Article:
Researchers at Northwestern University in the United States have reported finding a way to eliminate cancer-causing chemicals found in daily necessities, such as food packaging and women’s cosmetics.
The researchers said they were able to remove a substance known as “PFAS”, by using low heat along with sodium hydroxide.
PFAS is found in many products, such as adhesives, pharmaceutical containers, papers, and paints.
During their experiment, scientists at Northwestern University identified a weak link, a chain of oxygen atoms at the end of the carbon-fluorine bonds, which was essentially a gateway for the separation of dangerous harmful substances.
As consumers are becoming more aware today, alternative products that are free of PFAS such as those used in drinking water bottles have appeared on the market.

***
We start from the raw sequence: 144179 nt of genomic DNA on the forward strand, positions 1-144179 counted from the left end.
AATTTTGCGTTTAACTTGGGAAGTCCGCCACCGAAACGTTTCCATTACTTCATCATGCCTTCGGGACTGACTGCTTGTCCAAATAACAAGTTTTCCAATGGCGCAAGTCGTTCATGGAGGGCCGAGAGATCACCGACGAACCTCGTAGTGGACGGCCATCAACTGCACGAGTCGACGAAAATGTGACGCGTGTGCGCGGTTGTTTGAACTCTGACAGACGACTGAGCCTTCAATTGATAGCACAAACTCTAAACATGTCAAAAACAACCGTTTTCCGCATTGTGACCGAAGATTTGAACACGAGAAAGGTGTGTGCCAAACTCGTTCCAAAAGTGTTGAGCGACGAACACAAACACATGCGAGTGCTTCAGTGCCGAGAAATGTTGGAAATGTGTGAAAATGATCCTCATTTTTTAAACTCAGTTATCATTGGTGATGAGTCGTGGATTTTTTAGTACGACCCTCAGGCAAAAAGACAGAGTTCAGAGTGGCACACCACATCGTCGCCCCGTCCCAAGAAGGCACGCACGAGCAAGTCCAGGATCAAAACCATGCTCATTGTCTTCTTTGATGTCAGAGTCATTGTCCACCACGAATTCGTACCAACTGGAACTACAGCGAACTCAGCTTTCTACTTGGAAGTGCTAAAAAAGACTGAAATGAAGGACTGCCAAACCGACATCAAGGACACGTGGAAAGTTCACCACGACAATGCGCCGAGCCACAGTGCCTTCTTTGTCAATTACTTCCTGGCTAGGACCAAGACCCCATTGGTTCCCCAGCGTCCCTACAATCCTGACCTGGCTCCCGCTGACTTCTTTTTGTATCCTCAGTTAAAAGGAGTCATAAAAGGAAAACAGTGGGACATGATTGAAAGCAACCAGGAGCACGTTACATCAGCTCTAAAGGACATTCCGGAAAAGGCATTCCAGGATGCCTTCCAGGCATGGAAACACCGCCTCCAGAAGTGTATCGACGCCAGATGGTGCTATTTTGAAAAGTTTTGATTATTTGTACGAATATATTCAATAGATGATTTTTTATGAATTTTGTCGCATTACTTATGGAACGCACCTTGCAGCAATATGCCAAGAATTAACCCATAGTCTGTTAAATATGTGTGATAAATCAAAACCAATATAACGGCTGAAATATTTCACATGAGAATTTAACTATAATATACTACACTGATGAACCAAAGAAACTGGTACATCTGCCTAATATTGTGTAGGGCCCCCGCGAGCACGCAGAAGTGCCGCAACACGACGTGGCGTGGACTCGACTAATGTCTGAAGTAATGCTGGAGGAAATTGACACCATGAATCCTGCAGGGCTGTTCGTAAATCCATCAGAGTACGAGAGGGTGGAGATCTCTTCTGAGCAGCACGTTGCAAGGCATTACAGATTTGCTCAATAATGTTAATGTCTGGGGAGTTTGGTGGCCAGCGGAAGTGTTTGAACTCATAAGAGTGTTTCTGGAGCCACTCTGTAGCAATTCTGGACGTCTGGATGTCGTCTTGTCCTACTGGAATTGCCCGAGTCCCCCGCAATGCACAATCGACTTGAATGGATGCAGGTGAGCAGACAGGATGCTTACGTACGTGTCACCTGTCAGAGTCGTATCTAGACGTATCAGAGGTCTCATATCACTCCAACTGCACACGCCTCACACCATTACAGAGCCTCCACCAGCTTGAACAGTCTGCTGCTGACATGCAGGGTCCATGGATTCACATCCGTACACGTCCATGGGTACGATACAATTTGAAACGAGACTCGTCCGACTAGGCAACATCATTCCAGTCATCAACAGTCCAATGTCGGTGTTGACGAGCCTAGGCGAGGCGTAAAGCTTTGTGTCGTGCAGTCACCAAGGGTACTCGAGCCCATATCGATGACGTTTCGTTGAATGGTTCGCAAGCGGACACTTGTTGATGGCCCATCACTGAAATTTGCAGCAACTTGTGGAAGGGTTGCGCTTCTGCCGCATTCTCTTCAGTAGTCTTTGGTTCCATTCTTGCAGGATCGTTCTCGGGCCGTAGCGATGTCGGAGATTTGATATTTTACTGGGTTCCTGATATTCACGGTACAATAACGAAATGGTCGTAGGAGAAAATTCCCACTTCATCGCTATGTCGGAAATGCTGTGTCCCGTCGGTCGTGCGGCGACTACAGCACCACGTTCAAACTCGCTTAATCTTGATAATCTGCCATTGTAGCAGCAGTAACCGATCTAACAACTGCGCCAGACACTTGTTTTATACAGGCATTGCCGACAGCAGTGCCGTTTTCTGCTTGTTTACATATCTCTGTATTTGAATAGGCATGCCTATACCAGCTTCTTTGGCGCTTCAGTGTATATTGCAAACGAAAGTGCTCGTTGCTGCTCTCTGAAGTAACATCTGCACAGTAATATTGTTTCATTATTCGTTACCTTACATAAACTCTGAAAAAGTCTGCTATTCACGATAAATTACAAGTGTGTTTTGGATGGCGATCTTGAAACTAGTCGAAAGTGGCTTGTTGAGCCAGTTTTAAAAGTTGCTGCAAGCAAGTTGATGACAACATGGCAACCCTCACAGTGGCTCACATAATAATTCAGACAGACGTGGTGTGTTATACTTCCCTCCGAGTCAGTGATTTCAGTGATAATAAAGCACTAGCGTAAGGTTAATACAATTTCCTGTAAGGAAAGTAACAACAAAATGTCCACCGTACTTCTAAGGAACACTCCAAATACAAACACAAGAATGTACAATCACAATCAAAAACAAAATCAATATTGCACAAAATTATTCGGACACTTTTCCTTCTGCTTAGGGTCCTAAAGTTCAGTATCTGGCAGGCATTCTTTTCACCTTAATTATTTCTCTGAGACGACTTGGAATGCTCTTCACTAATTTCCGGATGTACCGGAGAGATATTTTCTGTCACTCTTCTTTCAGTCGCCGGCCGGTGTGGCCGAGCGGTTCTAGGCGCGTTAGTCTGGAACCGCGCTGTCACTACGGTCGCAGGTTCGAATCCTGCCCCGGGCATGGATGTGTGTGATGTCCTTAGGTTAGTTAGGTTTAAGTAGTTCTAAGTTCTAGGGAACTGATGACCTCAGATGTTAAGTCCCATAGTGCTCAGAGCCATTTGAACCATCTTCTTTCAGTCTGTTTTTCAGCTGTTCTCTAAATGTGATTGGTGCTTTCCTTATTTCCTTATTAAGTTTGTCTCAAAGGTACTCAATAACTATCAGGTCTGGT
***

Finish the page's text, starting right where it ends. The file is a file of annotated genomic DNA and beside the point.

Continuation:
Long-term exposure to PFAS has long been associated with an increased risk of cancer, but research continues as to how much exposure can actually lead to the most serious health concerns.
Over the years, various methods of eliminating these substances have failed, as exposing them to high temperatures has led to the growth of their gases in the atmosphere, as evidenced by testing and analysis of rainwater.
The human body cannot get rid of these substances, because they contain strong carbon bonds, according to the UPI news agency.